Hawaiian “Baby’s Firsts”

ʻahaʻaina māwaewae

The rituals start with the baby’s birth. ʻAhaʻaina māwaewae is the celebration 24 hours after a child’s birth—so what happens in this one is that… it’s like whereas the ʻahaʻaina palala (one-year celebration) is a physical celebration of the child surviving, the ʻahaʻaina māwaewae is more of a psychological celebration. This is where you decide the pathway for the child, and decide to take the responsibility of its safety and welfare. This is also when you dedicate the child to the ʻaumakua, and the reason for this is so that the child won’t be high strung and unruly; so that the child follows the traditional values of the family and their belief system. ʻAumakua is a family guardian that can take shape in the form of animals or plants or elements.



Hiapo is the first born. Doesn’t matter what gender, it’s just the first born child. The reason why hiapo is so important is because that’s who the elders are gonna look toward for responsibilities and to perpetuate the traditions and to prepare and teach the younger siblings and the younger generations when they come. That’s why the ʻahaʻaina māwaewae is so important, especially with the first child, because they need to be nurtured and they take so much time.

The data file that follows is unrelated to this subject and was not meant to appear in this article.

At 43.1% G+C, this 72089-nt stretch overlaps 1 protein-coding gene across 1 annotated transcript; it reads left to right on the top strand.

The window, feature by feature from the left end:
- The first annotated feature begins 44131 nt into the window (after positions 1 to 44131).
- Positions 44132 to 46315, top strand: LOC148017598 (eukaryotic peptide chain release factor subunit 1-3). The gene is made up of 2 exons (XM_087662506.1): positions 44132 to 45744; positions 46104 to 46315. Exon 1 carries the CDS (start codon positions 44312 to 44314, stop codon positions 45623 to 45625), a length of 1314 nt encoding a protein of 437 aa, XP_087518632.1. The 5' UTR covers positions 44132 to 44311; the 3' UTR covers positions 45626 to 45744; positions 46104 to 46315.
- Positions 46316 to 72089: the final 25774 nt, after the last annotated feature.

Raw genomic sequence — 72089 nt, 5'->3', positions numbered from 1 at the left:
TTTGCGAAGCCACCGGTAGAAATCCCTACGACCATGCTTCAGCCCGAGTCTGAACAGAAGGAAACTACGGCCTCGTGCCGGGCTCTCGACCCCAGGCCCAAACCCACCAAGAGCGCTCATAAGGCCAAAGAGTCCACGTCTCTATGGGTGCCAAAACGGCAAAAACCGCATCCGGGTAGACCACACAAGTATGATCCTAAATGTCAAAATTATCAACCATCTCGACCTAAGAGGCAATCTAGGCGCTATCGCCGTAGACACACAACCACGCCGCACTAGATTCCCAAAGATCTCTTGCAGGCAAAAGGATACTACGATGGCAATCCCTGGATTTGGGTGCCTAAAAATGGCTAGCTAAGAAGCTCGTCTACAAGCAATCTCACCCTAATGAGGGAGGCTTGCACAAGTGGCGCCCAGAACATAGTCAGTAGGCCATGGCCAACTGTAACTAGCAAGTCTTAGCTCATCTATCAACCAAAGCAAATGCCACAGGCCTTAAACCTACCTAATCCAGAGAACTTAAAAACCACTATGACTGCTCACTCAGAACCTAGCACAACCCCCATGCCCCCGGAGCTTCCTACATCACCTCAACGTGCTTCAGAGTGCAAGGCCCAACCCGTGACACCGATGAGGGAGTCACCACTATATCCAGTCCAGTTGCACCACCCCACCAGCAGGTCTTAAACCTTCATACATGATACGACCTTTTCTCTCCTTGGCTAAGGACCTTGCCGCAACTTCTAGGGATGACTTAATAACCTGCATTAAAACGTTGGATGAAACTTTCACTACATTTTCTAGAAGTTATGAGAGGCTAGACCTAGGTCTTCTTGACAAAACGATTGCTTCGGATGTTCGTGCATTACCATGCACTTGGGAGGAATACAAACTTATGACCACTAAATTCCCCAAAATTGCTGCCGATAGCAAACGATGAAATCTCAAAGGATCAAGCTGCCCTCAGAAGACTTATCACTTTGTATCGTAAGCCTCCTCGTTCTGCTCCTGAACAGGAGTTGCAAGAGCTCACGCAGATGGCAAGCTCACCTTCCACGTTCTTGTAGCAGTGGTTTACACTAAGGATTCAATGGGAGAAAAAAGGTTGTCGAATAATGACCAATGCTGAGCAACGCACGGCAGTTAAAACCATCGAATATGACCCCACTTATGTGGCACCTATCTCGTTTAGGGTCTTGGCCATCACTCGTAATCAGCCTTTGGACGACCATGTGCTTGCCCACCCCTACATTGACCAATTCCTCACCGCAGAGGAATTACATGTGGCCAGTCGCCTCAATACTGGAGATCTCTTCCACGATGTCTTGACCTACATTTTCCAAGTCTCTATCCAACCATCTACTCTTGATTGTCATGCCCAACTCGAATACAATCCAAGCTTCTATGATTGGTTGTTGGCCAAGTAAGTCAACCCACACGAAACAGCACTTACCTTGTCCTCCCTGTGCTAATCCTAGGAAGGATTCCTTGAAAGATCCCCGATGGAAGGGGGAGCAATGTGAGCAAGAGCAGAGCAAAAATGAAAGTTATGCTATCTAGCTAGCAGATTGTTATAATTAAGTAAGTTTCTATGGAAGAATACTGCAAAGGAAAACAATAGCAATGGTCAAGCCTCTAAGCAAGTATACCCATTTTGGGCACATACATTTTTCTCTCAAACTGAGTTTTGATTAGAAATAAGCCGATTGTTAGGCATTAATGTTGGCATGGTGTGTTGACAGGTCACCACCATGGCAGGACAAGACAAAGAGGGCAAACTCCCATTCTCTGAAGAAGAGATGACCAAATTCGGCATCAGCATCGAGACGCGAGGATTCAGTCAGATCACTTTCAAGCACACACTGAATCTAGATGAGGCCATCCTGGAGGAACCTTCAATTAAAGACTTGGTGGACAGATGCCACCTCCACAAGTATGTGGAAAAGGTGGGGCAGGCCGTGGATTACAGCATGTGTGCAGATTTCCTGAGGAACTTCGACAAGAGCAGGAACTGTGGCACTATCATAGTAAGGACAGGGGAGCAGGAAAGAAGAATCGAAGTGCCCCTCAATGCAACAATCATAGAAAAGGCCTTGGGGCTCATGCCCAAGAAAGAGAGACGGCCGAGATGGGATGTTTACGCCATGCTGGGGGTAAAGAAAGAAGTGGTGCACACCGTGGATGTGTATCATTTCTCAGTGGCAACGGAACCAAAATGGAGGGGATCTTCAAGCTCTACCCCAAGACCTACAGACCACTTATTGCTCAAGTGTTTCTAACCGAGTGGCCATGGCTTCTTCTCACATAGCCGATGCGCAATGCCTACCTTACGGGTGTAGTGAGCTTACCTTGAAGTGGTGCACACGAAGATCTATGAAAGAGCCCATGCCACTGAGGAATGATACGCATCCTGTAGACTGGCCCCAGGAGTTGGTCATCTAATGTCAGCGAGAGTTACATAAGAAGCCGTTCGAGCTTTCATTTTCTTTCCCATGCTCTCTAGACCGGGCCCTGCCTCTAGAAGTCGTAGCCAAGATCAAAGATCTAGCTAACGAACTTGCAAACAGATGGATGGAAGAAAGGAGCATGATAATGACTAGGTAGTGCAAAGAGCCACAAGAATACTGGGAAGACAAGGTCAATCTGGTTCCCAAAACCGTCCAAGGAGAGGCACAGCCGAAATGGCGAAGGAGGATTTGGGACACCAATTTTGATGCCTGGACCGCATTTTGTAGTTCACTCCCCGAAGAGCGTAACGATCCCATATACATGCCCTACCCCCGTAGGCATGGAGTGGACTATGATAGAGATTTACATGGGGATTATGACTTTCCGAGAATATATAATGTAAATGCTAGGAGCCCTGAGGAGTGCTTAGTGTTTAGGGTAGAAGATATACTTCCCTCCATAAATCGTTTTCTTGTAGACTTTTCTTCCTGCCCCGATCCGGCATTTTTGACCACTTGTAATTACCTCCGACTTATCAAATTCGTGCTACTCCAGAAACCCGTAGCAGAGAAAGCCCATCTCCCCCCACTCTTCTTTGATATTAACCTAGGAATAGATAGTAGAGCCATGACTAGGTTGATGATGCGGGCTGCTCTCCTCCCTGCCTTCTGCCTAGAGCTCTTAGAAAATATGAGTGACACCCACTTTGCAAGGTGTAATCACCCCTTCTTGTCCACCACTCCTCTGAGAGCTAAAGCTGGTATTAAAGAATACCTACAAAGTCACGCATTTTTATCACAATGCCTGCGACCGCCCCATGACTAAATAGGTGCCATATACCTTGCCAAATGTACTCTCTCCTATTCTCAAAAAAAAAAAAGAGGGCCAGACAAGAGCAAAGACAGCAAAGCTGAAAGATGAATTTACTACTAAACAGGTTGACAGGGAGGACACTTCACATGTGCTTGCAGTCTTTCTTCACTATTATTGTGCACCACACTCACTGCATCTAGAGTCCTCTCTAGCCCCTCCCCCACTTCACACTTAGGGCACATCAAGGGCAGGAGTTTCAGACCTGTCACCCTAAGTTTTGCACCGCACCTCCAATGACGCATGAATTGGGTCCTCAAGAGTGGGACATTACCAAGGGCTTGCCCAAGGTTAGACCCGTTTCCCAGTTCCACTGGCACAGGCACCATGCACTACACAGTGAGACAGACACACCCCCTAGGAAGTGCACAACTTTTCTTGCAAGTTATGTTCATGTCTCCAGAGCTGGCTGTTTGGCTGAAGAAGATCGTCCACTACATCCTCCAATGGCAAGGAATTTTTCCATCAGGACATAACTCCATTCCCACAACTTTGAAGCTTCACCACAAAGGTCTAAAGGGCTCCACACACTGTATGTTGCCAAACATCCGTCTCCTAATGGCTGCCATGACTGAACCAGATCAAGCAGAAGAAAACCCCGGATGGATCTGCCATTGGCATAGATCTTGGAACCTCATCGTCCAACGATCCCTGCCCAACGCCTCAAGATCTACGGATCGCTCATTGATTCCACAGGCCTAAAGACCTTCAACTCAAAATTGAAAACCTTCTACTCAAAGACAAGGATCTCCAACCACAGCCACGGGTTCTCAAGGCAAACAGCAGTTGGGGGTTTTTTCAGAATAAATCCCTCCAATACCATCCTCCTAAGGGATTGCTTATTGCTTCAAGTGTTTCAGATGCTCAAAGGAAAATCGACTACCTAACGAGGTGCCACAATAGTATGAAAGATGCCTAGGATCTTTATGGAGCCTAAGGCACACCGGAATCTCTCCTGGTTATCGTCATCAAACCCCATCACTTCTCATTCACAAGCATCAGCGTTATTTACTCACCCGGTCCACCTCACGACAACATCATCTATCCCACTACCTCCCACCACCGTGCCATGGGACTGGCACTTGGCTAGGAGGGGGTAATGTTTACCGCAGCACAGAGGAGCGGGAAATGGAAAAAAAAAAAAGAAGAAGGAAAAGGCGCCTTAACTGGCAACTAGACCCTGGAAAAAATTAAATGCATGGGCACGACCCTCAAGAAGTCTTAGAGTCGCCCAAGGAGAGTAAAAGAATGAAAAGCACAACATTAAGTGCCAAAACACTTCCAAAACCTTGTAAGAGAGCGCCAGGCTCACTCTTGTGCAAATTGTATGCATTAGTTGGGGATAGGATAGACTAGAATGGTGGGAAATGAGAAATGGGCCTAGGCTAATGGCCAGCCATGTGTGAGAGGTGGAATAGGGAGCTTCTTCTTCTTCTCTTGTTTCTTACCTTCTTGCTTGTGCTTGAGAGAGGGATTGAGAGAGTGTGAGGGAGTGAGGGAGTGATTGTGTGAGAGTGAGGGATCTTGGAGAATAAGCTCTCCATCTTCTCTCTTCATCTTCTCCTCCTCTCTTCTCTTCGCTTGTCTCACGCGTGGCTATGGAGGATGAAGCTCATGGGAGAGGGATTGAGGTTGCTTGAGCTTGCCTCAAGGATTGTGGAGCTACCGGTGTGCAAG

When a woman finds out she’s pregnant, her husband will start raising a pig for the ʻahaʻaina māwaewae, and then as soon as the child is born, there’s special seafood that’s secured—these foods are like symbols of the child to be like. So… they’ll get a crab/fish (ʻamaʻama and/or āholehole) because these are the `aumakua of the area, and these are mainly specific to the families that grow up in Kaʻū because a lot of these peoples’ guardians (`aumakua) is this animal…

So the ʻamaʻama crab and the āholehole fish are the `aumakua—so they (the family) eat it to pay homage to him (the guardian), and that’s like a form of dedicating the child to the `aumakua… and then they also have lūʻau leaf (taro leaf) because kalo (taro) is the plant form of Lono, and Lono is the god of harvest and fertility. And they also have mahiki, which is a kind of shrimp, and mahiki literally translates to “peel off,” like fish scales… that one is meant to peel off as in peel off the bad; you want your baby to be “clean,” like they don’t want him sheathed in bad things.